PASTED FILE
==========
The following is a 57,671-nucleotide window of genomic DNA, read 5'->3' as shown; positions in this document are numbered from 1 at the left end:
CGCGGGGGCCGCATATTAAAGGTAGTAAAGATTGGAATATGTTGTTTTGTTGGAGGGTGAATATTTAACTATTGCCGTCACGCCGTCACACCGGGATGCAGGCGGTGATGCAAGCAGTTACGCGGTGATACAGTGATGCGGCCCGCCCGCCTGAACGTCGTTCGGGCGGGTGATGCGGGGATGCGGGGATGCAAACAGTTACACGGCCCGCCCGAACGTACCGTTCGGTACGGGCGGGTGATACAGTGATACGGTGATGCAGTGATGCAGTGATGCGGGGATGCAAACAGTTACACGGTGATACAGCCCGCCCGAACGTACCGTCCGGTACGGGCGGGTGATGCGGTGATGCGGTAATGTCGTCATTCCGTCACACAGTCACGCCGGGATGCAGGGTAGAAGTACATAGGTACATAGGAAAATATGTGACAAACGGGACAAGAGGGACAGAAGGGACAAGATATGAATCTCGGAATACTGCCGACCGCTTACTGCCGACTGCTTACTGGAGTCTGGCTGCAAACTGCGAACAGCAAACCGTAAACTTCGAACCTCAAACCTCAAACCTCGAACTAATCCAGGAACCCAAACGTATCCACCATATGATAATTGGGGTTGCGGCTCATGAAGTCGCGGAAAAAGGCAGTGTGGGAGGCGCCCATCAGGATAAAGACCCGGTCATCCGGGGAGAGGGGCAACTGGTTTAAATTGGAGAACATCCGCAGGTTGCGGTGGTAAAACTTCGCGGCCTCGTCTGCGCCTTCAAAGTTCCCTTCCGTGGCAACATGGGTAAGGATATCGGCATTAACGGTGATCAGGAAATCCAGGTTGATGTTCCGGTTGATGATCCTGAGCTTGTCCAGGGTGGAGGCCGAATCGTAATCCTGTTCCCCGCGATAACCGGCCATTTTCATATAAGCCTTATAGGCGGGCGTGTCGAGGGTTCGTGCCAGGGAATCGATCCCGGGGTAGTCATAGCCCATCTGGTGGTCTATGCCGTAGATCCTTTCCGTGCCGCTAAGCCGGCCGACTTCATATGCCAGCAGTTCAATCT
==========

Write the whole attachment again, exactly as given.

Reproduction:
The following is a 57,671-nucleotide window of genomic DNA, read 5'->3' as shown; positions in this document are numbered from 1 at the left end:
CGCGGGGGCCGCATATTAAAGGTAGTAAAGATTGGAATATGTTGTTTTGTTGGAGGGTGAATATTTAACTATTGCCGTCACGCCGTCACACCGGGATGCAGGCGGTGATGCAAGCAGTTACGCGGTGATACAGTGATGCGGCCCGCCCGCCTGAACGTCGTTCGGGCGGGTGATGCGGGGATGCGGGGATGCAAACAGTTACACGGCCCGCCCGAACGTACCGTTCGGTACGGGCGGGTGATACAGTGATACGGTGATGCAGTGATGCAGTGATGCGGGGATGCAAACAGTTACACGGTGATACAGCCCGCCCGAACGTACCGTCCGGTACGGGCGGGTGATGCGGTGATGCGGTAATGTCGTCATTCCGTCACACAGTCACGCCGGGATGCAGGGTAGAAGTACATAGGTACATAGGAAAATATGTGACAAACGGGACAAGAGGGACAGAAGGGACAAGATATGAATCTCGGAATACTGCCGACCGCTTACTGCCGACTGCTTACTGGAGTCTGGCTGCAAACTGCGAACAGCAAACCGTAAACTTCGAACCTCAAACCTCAAACCTCGAACTAATCCAGGAACCCAAACGTATCCACCATATGATAATTGGGGTTGCGGCTCATGAAGTCGCGGAAAAAGGCAGTGTGGGAGGCGCCCATCAGGATAAAGACCCGGTCATCCGGGGAGAGGGGCAACTGGTTTAAATTGGAGAACATCCGCAGGTTGCGGTGGTAAAACTTCGCGGCCTCGTCTGCGCCTTCAAAGTTCCCTTCCGTGGCAACATGGGTAAGGATATCGGCATTAACGGTGATCAGGAAATCCAGGTTGATGTTCCGGTTGATGATCCTGAGCTTGTCCAGGGTGGAGGCCGAATCGTAATCCTGTTCCCCGCGATAACCGGCCATTTTCATATAAGCCTTATAGGCGGGCGTGTCGAGGGTTCGTGCCAGGGAATCGATCCCGGGGTAGTCATAGCCCATCTGGTGGTCTATGCCGTAGATCCTTTCCGTGCCGCTAAGCCGGCCGACTTCATATGCCAGCAGTTCAATCT